As for the organization supposedly being devoid of arms, there are some intriguing quantities down in the minors. Beeler and Hendricks both have decent upside and will get a chance to make their mark this season. C.J. Edwards is one of the better pitching prospects in baseball. Corey Black is an intriguing power arm, and Arodys Vizcaino is finally healthy. Premium pitching prospects don’t exactly grow on trees. There will be some youth making an impact on the staff, but the fact is that the Cubs will have money to spend on some additional starting pitching this winter. Jon LesterMax Scherzer, and Justin Masterson are all names within the realm of possibility.

As for the trade of Jeff Samardzija, there are a lot of reasons that it was the right move, and a brilliant one, on the part of the super team of Epstein and Hoyer. They went out and acquired an elite prospect, no. 6 in all of baseball, which was something that no one could have expected. They have stockpiled offense for a club that sorely lacks it at present date. They have the ability to move some of those offensive pieces for pitching, as well. Samardzija simply wasn’t going to re-sign and Hammel was a sign-and-flip all along. Getting what they got for those guys is nothing short of spectacular.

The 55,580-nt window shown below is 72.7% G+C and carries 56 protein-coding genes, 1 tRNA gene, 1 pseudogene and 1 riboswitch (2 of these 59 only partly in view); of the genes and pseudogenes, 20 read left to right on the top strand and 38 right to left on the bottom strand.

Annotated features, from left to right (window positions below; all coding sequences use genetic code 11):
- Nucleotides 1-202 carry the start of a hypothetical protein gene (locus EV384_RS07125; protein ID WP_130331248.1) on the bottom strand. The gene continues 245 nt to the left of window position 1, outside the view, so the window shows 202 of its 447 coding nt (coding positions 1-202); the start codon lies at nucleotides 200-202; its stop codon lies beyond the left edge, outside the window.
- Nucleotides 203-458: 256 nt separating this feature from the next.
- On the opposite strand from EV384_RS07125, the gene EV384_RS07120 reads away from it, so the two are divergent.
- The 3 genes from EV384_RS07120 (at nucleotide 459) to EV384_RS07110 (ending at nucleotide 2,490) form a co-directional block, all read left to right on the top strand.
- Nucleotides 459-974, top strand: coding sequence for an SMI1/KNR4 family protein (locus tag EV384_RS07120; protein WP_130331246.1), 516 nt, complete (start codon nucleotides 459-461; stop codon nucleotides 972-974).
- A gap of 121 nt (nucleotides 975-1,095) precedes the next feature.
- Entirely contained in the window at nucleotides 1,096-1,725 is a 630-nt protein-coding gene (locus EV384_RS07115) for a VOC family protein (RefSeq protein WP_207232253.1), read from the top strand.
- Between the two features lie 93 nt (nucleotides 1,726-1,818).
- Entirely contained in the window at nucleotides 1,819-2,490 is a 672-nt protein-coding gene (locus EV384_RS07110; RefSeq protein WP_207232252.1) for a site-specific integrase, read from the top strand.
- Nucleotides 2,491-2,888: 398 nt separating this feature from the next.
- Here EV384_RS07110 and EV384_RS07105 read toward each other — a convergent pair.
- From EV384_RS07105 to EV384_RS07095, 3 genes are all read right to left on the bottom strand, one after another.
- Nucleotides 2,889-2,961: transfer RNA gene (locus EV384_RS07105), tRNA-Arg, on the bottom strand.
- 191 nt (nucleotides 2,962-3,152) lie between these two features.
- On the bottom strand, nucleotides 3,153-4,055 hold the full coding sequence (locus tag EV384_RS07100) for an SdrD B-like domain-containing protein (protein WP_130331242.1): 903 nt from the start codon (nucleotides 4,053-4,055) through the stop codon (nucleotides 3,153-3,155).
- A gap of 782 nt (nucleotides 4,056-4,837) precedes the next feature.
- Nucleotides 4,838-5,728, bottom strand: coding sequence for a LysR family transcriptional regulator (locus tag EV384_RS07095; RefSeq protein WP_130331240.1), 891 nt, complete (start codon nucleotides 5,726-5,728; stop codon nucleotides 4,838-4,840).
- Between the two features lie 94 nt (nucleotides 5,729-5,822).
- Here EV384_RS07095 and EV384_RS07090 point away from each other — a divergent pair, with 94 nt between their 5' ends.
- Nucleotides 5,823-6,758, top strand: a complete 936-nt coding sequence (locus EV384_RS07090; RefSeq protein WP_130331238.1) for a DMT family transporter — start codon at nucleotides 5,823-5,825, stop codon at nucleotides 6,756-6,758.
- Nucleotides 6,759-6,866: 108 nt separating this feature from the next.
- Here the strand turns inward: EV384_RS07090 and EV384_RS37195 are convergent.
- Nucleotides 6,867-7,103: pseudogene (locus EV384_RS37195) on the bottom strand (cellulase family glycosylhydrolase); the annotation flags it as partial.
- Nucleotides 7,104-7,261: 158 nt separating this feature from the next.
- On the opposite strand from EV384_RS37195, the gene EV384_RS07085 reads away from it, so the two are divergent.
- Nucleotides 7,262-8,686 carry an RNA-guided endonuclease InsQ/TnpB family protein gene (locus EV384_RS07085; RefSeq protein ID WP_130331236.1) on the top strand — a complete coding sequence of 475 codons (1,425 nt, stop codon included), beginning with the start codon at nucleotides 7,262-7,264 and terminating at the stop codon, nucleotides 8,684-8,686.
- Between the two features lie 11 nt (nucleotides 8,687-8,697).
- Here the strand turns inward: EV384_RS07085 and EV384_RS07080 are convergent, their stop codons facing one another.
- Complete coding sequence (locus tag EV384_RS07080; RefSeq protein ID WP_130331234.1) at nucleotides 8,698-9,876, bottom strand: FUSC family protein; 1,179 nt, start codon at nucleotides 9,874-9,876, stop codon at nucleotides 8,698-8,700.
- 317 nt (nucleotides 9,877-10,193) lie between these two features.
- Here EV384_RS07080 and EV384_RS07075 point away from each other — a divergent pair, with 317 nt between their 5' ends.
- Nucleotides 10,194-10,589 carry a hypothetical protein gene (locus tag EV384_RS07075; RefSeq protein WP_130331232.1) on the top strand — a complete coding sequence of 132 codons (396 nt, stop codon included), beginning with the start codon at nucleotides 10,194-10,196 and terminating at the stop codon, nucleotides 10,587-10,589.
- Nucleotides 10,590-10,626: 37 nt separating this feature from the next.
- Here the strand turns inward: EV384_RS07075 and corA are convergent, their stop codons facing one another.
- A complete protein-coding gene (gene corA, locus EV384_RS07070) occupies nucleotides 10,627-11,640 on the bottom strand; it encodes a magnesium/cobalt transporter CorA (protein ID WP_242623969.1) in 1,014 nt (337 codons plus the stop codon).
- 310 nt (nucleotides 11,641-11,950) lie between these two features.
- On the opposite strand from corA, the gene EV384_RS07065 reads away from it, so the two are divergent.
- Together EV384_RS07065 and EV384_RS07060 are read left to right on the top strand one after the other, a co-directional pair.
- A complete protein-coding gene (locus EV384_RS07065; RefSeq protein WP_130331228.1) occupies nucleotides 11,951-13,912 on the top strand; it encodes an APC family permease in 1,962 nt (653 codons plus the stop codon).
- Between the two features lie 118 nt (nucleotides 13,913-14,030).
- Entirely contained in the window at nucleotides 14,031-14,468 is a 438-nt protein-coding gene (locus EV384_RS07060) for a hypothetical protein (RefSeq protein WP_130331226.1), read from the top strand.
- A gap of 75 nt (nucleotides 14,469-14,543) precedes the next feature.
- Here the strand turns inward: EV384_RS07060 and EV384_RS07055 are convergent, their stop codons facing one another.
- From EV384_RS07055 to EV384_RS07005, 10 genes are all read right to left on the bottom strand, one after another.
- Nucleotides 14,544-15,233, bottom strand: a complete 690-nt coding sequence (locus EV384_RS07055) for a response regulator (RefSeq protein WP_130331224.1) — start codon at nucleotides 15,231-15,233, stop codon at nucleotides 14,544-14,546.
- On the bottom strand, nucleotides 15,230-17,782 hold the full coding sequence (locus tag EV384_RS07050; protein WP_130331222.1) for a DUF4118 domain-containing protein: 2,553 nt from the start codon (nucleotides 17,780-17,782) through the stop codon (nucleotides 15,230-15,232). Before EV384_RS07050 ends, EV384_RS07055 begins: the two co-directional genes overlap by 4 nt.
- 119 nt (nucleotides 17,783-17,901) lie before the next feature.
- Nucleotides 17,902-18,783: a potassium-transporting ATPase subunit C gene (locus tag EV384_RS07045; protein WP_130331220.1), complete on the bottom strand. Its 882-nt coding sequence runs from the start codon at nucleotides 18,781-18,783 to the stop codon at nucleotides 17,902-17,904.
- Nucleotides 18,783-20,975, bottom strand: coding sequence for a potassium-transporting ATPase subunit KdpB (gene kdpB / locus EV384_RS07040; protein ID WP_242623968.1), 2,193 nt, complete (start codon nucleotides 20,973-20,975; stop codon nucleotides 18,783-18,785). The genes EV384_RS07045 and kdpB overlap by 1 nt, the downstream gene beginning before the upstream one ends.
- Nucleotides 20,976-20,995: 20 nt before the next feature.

The 2015 season could very well bring about a surprise for the Cubs. They won’t contend for a championship, but with the likes of Bryant and Baez, as well as potentially Russell, preparing to make an impact, they could be a playoff contender in the National League. They’ve shown flashes of it last year with a completely inadequate roster outside of Castro and Rizzo. You’re talking about a lineup that could feature Rizzo at first, Baez at second, Russell at short, Bryant at third, and Castro in center (assuming that a trade does not take place involving an SS) within the next year and a half.

Theo Epstein has been candid about this entire process, and stated that the light is visible at the end of the tunnel for the Chicago Cubs. They have a couple of offensive pieces already in place, and have plenty more on the way. They have Arrieta and Wood already established in the rotation, with Hendricks and Beeler, as well as Straily later on, stating their case for future rotation spots. They’ll add a marquee arm this winter. They have a strong coaching staff in place. For the first time in a very long time, the Chicago Cubs are in a brilliant position. All the Samardzija trade did was solidify that.